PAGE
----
Fort Nelson First Nation puts Government on Notice for Upstream
On April 14, 2014, the BC Government issued Order in Council
(No. 185) amending the Reviewable Projects Regulation (B.C. Reg
370/200) to remove the need for a provincial environmental
assessment for sweet natural gas processing plants (the Proposed
Amendment). The Proposed Amendment, which was to come into
effect on April 28, 2014, would have had significant implications
for upstream activities, especially in northeast BC where shale gas
development is rapidly underway.
Following a public outcry in response to the Proposed Amendment
by the Chief of the Fort Nelson First Nation (FNFN), Environment
Minister Mary Polak publicly apologized for failing to adequately
consult with First Nations prior to approving the Proposed
Amendment and announced that the BC Government would rescind the
Proposed Amendment any proceed to undertake discussions with First
Nations before proceeding with the regulatory change.
Minister Polak's announcement comes in the wake of the
expulsion of BC Government officials from an LNG conference hosted
by the FNFN in mid-April, where the FNFN put the BC Government and
oil and gas industry on notice with a declaration that
"BC's LNG Strategy is on hold. No shale gas development
will proceed in FNFN territory until our nation and our treaty is
respected and our concerns about our land and our waters are
addressed." The FNFN's declaration went on further to say that:
"All agreements with the Province are now under review."
The Chief of the FNFN, Sharleen Gale, also noted that the
FNFN has "a lot of pre-work to do with government and industry
before any projects can move ahead." The FNFN, a member
of Treaty 8, is a community of approximately 810 Dené and
Cree members and their traditional territory encompasses the
northeast corner of BC. Of the four major active gas plays in BC,
three are in the traditional territory of the FNFN: Horn River,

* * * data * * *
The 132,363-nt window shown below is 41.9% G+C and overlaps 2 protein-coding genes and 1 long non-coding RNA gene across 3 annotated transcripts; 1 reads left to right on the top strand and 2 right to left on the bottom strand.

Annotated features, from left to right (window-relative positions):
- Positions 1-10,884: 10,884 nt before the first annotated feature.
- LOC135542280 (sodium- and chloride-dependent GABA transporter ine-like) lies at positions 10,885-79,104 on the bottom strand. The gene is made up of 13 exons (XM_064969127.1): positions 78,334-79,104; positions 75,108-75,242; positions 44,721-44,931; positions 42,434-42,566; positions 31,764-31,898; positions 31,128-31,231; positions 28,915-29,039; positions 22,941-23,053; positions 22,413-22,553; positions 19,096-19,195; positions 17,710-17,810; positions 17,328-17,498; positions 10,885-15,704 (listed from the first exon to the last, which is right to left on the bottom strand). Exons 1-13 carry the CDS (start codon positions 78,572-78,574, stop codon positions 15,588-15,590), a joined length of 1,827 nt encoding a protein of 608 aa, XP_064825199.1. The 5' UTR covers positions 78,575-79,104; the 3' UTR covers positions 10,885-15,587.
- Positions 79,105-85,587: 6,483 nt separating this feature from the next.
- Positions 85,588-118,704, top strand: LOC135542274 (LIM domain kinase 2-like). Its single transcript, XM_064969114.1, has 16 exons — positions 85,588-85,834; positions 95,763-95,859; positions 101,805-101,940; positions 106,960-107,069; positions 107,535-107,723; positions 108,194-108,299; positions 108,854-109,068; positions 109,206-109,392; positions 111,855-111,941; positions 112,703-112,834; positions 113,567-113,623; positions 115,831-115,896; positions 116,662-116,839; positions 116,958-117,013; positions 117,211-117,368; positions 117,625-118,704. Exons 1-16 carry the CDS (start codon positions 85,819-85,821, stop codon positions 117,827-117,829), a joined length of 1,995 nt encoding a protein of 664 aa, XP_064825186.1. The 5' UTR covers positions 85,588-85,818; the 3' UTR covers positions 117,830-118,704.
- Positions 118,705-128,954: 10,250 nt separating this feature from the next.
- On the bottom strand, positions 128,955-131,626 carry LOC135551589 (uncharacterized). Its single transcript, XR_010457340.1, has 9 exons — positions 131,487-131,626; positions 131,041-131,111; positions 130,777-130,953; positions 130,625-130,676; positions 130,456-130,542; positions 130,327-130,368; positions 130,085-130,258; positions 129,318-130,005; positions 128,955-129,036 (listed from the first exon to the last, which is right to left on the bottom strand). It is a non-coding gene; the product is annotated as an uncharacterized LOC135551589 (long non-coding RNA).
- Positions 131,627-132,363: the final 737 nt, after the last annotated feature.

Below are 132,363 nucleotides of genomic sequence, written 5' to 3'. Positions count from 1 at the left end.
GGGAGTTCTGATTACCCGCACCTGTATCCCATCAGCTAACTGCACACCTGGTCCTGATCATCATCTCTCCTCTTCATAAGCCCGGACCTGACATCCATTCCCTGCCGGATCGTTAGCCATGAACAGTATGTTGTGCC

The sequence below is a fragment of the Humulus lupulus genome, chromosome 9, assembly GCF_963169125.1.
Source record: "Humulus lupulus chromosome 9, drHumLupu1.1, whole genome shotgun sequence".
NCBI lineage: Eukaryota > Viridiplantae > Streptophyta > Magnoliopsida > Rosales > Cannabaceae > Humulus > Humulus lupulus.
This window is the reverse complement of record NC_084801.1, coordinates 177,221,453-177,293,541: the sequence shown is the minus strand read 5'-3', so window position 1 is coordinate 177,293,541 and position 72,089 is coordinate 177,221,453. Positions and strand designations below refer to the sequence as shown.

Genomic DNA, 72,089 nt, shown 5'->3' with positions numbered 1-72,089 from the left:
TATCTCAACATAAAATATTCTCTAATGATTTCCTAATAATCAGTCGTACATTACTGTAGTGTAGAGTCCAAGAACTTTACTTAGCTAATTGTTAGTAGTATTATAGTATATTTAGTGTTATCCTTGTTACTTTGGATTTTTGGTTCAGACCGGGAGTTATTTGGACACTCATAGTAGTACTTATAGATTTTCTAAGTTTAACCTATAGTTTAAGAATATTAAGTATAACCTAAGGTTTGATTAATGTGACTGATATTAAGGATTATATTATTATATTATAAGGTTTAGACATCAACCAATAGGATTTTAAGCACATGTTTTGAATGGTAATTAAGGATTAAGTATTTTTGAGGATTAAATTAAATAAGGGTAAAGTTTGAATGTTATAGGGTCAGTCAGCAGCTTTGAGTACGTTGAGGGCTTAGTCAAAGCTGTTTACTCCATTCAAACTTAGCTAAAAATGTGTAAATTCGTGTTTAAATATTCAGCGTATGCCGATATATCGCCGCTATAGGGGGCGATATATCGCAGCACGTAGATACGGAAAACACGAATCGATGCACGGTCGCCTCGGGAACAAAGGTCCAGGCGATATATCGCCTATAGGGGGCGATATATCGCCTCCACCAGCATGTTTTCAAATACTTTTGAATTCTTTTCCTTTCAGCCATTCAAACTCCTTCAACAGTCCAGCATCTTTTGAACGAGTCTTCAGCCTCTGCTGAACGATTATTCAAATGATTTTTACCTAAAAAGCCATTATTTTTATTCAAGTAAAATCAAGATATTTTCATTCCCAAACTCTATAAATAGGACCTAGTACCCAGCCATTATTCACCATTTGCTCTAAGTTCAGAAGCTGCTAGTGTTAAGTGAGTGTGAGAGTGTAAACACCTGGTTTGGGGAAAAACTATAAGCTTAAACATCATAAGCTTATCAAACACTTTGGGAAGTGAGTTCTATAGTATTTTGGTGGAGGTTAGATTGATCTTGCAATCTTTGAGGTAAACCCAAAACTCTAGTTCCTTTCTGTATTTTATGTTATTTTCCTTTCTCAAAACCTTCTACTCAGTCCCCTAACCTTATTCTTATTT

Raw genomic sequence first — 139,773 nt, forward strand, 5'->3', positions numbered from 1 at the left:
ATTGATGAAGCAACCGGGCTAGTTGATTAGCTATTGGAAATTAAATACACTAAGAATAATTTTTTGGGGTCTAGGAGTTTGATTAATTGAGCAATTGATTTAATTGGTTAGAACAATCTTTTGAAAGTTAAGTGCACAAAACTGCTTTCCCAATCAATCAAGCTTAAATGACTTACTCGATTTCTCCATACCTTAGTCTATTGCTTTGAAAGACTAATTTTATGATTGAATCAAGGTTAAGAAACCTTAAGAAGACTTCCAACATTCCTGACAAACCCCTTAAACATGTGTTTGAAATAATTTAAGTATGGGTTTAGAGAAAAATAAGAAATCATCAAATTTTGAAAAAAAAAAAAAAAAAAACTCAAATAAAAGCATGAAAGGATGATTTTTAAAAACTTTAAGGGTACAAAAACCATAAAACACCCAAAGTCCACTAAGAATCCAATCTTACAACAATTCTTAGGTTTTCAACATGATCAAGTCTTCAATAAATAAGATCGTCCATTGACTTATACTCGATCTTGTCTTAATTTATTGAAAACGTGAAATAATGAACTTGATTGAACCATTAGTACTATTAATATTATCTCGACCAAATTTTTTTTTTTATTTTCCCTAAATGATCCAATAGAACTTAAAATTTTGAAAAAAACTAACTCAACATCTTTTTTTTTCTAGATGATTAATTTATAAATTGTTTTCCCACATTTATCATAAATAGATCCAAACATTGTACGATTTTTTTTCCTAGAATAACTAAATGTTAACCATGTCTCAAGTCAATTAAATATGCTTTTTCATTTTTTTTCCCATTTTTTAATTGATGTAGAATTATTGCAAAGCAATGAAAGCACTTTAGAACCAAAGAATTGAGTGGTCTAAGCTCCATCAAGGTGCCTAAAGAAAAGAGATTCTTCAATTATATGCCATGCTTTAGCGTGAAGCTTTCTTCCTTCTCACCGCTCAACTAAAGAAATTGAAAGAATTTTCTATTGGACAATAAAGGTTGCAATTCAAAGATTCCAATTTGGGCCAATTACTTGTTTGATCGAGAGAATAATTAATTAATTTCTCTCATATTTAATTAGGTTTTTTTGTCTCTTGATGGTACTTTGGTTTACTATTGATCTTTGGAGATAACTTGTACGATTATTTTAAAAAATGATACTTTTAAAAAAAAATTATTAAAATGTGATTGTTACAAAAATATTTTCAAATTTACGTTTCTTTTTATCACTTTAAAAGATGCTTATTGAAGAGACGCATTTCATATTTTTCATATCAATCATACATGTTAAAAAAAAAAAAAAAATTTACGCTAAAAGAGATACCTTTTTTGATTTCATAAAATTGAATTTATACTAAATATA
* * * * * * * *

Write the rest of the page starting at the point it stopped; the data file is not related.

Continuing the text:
Cordova and Liard Basins.
In her statement rescinding the amendment, Minister
Polak said that the Province will continue to engage with First
Nations in northeastern BC, "including shared decision making
that respects the environment, First Nation values, and Treaty 8
and its associated rights". She also noted that the
Canadian Association of Petroleum Producers (CAPP) had been made
aware of the decision to rescind the Proposed Amendment until
further discussions with First Nations have taken place and that
CAPP respects the need for the BC Government to engage in such
Now that the ball is firmly in the court of the BC Government
and industry, stakeholders will be watching with interest as to how
the Province will re-set its relationship with First Nations on
this issue in order to move forward with the development of shale
gas resources in northeastern BC.
Canada is a constitutional monarchy, a parliamentary democracy and a federation comprised of ten provinces and three territories. Canada's judiciary is independent of the legislative and executive branches of Government.
In Bank of Montreal v Bumper Development Corporation Ltd, 2016 ABQB 363, the Alberta Court of Queen's Bench enforced the "immediate replacement" provision in the Canadian Association of Petroleum Landmen 2007 Operating Procedure...
Register for Access and our Free Biweekly Alert for
This service is completely free. Access 250,000 archived articles from 100+ countries and get a personalised email twice a week covering developments (and yes, our lawyers like to think you’ve read our Disclaimer).